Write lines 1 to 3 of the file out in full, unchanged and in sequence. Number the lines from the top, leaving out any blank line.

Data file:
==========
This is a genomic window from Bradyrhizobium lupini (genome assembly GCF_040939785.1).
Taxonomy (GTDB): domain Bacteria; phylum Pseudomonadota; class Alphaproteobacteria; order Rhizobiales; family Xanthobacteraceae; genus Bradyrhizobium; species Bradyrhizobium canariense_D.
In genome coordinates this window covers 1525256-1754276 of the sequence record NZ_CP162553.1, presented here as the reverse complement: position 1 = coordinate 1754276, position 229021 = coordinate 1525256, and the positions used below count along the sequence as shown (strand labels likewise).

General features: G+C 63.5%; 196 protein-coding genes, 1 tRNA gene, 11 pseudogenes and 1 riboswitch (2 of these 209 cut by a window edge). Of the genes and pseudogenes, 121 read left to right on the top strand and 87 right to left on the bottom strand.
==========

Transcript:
This is a genomic window from Bradyrhizobium lupini (genome assembly GCF_040939785.1).
Taxonomy (GTDB): domain Bacteria; phylum Pseudomonadota; class Alphaproteobacteria; order Rhizobiales; family Xanthobacteraceae; genus Bradyrhizobium; species Bradyrhizobium canariense_D.
In genome coordinates this window covers 1525256-1754276 of the sequence record NZ_CP162553.1, presented here as the reverse complement: position 1 = coordinate 1754276, position 229021 = coordinate 1525256, and the positions used below count along the sequence as shown (strand labels likewise).